That makes us literary types sound pretty clueless! But setting aside bumbling confusions between content and form, I actually think that “the difference between a journal article and a blog essay” is not self-evident when we’re talking about literary criticism, and that’s precisely because literary criticism is not a science or a social science. Our preoccupation with publishing in peer-reviewed academic journals reflects some anxiety on our part about that: it’s a kind of scientism that has been beneficial in making some aspects of literary scholarship more rigorous, historically attentive, and theoretically sophisticated, but that has also shaped our professional lives in occasionally disheartening ways. To be taken seriously, we know we have to look serious, which means avoiding at all costs what was once scathingly described to me (in reference to my own work) as “the whiff of belles-lettres.”
There are kinds of literary scholarship that have a lot in common with history and the social sciences, or that are so well insulated with theoretical implications that no such unsavory whiff could possibly be detected. But a lot of what literary academics do is not so much produce new knowledge as pursue new understandings of, or new ways of understanding, literary texts. Careful close readings lie at the heart of many more elaborate scholarly projects. It is certainly possible to do this kind (or this part) of criticism without the specialized language and complex apparatus that differentiate academic from non-academic versions of it. Academic training can be hugely beneficial for this enterprise, but such training need not be conspicuous to be effective. We are experts at reading literature in interesting ways and articulating those readings — that’s what we do.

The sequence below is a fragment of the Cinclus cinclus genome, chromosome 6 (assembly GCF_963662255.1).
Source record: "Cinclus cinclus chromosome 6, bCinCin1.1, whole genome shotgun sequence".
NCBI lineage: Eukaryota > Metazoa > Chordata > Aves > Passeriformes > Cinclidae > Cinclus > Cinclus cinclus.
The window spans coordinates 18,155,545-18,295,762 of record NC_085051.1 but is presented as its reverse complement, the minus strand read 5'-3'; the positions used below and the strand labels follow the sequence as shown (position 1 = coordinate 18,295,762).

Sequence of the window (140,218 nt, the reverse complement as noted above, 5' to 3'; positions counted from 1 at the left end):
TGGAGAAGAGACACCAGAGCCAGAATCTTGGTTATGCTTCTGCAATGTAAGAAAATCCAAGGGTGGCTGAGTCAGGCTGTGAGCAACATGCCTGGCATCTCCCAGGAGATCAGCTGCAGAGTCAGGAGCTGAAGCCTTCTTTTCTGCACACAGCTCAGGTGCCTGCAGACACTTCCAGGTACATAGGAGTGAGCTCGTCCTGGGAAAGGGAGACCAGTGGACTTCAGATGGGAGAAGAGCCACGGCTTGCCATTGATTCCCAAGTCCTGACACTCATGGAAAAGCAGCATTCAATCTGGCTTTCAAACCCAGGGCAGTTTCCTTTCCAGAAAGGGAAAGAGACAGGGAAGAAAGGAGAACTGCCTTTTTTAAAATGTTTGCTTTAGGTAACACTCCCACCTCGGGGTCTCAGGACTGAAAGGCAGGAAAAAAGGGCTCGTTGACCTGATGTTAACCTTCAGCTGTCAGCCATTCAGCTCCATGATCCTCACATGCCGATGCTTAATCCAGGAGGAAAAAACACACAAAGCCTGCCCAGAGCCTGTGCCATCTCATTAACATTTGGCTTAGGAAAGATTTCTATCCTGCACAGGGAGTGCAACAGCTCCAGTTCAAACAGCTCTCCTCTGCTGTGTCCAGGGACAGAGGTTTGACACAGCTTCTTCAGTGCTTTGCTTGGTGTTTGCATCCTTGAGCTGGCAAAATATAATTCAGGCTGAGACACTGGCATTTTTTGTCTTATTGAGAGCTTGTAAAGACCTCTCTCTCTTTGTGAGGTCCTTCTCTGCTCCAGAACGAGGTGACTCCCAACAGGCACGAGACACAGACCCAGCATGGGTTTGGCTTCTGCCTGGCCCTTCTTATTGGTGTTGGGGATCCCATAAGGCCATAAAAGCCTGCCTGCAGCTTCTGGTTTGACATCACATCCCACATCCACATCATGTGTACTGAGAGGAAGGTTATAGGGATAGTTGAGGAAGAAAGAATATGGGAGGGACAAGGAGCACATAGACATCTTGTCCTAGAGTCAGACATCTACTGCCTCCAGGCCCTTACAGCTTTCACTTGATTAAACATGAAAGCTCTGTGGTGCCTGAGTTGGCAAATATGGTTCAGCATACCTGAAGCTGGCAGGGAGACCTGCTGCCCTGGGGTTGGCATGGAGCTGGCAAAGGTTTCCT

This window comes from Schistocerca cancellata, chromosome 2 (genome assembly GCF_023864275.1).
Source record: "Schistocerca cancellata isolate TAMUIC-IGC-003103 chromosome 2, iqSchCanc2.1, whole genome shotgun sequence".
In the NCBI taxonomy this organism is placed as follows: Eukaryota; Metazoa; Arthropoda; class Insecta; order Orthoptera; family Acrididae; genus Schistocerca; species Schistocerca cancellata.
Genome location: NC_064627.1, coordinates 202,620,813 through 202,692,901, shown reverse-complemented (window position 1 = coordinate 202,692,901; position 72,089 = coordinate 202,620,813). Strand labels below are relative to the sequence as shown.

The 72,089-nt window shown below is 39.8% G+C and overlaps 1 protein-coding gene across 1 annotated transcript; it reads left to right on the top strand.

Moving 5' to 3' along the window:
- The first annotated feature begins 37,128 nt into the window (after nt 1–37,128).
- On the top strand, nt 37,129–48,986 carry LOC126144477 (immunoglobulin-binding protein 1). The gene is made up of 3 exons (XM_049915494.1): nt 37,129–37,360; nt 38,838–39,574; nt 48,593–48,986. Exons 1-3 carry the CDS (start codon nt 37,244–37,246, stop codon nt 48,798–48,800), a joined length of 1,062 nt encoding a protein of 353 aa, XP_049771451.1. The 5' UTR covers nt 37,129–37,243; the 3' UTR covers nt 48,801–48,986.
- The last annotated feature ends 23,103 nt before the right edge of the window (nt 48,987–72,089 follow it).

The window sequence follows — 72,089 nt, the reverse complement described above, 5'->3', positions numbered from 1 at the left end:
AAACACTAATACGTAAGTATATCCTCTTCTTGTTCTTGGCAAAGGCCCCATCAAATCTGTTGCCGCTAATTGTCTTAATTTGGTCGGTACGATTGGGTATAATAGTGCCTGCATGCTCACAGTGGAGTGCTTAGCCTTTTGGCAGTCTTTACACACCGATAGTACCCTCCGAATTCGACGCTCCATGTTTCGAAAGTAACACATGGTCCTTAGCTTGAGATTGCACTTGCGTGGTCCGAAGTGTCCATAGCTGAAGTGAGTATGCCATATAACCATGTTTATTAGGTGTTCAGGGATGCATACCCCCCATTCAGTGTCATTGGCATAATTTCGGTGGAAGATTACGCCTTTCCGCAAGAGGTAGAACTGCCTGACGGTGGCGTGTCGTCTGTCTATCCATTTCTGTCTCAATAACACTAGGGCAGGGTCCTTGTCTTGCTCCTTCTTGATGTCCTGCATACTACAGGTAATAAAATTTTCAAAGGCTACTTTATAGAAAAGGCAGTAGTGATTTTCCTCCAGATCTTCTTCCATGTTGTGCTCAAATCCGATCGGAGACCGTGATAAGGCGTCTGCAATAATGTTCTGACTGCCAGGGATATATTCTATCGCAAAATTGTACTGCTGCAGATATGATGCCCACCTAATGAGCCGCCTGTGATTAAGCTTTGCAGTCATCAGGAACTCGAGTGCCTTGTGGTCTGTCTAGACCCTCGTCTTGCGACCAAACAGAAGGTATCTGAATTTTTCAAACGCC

Where is the self-evident line, then, between the interpretations of novels we find in academic essays and the interpretations of novels we can find on blogs — besides some specialized vocabulary and a lot more footnotes? In both cases we can and should look closely at the quality (the intelligence, the care, the subtlety, the persuasiveness) of the interpretation, but there is a fundamental similarity in the activity represented that is at least as important as any differences. It really is the same kind of thing, just done under different circumstances, for different audiences. Why should we value it, or consider it “professional writing,” only if we do it in a style and form that severely limits the audience for it and the conversation we can have about it?